Story time! Let me set the scene: it’s the early ’80s, and I’ve been sent to stay with grandmother while my parents go out for the evening. Not the kindly grandmother who buys me toys and lavishes me with attention and food, but the surly, chain-smoking one who doesn’t care enough to realize when a 7-year-old is watching the V mini-series in the other room. I remember very little of the experience, other than pure terror at for what all I knew was breaking news, and when the first alien ripped his human race off to reveal the lizard-man inside, I was dead certain my parents were also aliens, and would similarly rip their faces off when they realized I knew their terrible secret. And then eat me.
So V is coming back, courtesy of ABC and Scott Peters, the guy responsible for USA’s The 4400, which by all indications was Heroes before Heroes, and not nearly as goofy. From Variety:
“Whenever I mention ?V? to anybody, they still have a lot of good memories about the original movie and series,” Peters said. “Everybody has that imagery of their uniforms, or the visitor eating a hamster. It?s a science fiction icon and too good to pass up.”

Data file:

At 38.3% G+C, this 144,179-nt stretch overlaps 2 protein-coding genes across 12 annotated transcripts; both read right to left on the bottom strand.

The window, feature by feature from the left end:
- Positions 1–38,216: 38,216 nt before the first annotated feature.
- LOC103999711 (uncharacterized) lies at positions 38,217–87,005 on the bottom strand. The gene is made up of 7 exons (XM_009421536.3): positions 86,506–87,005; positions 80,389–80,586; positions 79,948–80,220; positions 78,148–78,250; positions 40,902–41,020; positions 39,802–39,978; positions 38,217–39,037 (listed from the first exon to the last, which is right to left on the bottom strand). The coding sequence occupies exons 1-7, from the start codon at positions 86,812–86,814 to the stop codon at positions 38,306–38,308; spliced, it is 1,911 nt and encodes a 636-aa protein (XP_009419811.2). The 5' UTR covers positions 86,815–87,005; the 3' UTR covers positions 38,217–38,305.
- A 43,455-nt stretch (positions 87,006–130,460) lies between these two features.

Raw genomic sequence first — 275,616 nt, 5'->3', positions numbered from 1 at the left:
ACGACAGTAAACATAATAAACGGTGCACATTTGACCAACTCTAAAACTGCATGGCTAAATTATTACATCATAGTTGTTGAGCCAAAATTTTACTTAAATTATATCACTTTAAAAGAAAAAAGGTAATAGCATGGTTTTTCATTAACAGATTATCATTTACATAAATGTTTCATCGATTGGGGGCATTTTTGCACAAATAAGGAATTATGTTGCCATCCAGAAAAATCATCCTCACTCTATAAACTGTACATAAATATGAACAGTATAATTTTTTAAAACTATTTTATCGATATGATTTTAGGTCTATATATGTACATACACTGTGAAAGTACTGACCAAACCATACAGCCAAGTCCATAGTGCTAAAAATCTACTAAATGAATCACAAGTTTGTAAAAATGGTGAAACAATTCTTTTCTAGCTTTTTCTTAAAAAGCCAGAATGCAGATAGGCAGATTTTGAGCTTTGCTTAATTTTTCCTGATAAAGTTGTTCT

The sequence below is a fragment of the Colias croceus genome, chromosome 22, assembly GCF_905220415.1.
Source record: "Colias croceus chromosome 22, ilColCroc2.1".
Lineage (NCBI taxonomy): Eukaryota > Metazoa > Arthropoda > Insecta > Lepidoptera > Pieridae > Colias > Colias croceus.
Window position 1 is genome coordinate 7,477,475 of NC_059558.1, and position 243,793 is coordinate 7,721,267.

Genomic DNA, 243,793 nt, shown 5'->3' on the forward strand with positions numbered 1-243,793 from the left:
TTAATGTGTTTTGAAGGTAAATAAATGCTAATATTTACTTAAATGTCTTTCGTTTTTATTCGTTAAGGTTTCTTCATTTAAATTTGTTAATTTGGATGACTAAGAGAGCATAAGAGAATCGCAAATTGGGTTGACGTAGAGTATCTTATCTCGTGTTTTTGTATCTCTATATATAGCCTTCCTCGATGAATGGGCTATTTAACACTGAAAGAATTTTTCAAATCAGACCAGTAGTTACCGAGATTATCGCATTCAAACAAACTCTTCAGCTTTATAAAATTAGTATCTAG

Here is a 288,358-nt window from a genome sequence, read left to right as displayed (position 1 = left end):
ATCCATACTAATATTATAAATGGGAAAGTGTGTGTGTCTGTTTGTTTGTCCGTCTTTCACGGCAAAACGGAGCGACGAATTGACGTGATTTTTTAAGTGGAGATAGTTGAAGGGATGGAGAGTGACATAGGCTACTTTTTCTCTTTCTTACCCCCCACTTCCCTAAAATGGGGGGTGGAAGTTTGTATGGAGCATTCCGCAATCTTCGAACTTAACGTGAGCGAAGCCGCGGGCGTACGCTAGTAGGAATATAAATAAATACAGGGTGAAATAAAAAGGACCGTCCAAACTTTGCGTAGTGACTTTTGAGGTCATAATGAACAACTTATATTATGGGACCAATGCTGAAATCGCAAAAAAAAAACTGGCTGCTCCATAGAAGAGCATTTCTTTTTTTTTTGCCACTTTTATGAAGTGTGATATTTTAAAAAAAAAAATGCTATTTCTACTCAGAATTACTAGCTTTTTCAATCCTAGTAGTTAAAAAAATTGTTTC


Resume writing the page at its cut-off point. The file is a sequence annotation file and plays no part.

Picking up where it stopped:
The original “V” served as an allegory for the Holocaust and Nazi Germany. Peters said he won?t duplicate that concept, except that the new “V” will still focus on what happens when the masses have blind faith in their leaders.
In this case, the new “V” will center on Erica Evans, a Homeland Security agent with an aimless son who?s got problems. When the aliens arrive, her son gloms on to them ? causing tension within the family. As in the original “V,” several storylines will unfold simultaneously.
I have mixed feelings about this, primarily because I have mixed feelings about V. I mean, it’s hard to hate something that scared me so effectively, but on the other hand, I’ll be seriously upset if my parents do rip their faces off and then eat me.